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Typically the studs are swaged in. Driving with them loose is begging for trouble. Wheels come off that way, and without much if any warning. It's worth it to get it done right at a shop.
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Old 08-03-2013, 02:18 AM
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They were like this when the truck was bought, what is a shop going to do differently exactly?

Its not like we don't have proper equipment in our shop.
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Old 08-03-2013, 08:25 AM
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I usually have a couple sacrificial nuts that I use to draw the lugs tight. (with an impact wrench.......) Washer with large hole goes on first, then use nut to draw lug in. Never had a problem with it. Nothing goes between the rotor, and hub.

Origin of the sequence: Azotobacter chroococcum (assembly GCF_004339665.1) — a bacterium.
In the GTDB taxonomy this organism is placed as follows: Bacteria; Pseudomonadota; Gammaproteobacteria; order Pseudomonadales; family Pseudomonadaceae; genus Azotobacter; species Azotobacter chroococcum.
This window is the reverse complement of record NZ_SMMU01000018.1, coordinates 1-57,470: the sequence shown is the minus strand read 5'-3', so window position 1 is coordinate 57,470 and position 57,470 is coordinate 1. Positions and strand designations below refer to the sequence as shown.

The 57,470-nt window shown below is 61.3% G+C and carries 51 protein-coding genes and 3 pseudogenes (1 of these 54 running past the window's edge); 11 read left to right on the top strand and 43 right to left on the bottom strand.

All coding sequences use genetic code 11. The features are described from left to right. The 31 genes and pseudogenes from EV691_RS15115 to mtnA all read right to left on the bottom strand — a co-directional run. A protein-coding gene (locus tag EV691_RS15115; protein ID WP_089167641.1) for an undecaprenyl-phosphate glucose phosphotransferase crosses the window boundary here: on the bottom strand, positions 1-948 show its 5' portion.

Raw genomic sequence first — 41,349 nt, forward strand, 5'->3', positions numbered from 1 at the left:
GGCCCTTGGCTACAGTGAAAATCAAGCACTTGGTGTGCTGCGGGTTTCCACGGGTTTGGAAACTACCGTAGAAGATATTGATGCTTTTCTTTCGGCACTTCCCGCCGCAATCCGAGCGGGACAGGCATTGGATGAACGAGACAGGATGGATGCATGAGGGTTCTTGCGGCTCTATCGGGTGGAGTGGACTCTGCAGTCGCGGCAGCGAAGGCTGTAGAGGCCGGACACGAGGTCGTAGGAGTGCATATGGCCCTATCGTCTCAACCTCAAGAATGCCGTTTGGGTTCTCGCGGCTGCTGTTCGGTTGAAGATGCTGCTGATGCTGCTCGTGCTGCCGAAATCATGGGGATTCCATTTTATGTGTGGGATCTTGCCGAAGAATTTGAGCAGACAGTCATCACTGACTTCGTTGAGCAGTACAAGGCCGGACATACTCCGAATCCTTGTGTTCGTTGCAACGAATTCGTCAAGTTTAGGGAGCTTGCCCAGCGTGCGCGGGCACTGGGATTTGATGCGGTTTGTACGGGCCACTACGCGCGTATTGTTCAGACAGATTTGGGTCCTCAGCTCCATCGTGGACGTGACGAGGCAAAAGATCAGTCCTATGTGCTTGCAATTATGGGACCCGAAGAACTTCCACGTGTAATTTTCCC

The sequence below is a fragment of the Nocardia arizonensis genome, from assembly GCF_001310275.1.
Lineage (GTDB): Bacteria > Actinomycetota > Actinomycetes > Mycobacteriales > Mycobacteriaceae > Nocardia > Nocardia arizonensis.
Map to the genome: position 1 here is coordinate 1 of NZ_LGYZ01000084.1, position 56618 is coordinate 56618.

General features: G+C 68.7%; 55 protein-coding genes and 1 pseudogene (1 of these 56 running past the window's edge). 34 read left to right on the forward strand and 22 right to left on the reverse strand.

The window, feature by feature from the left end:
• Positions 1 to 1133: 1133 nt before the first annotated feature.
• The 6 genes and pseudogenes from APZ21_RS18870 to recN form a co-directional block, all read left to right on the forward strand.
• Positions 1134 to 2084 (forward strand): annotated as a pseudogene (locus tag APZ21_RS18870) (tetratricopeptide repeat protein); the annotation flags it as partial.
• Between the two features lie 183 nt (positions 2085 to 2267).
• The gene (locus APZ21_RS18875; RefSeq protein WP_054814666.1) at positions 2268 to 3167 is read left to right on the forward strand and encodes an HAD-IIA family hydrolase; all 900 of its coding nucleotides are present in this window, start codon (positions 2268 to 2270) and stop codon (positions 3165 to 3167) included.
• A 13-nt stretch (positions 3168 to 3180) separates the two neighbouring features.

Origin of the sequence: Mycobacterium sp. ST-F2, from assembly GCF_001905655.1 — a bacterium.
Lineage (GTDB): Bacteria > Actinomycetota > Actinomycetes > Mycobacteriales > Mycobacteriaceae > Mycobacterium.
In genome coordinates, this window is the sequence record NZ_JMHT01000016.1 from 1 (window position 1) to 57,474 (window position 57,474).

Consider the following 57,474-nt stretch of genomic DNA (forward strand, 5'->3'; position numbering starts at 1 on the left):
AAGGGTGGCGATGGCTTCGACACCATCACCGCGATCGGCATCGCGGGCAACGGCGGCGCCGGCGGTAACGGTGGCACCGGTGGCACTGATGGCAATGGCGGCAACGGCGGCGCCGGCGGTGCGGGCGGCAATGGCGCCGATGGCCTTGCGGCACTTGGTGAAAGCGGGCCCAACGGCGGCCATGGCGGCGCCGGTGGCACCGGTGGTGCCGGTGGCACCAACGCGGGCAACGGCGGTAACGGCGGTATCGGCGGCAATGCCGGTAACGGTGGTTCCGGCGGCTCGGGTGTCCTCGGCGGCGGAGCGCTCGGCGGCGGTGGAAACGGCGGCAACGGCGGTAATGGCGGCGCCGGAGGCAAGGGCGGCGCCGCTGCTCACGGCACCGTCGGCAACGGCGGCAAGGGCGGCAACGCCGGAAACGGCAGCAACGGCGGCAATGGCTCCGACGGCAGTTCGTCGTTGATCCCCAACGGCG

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Old 08-03-2013, 08:30 AM
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Since you have the proper equipment, please install those lug studs correctly. They must be driven in firmly and the back of the stud must be driven in all the way, either using a large/heavy hammer+flat punch or a good air hammer+flat punch. Trying to pull those studs up using the lug nuts is asking for trouble and not the proper way to re-install the studs of a 3/4 ton truck. You want to ensure that the studs are driven flush against the rotor from the backside, as in your picture #3. This will ensure that when you tighten the lug nuts, they will not loosen later.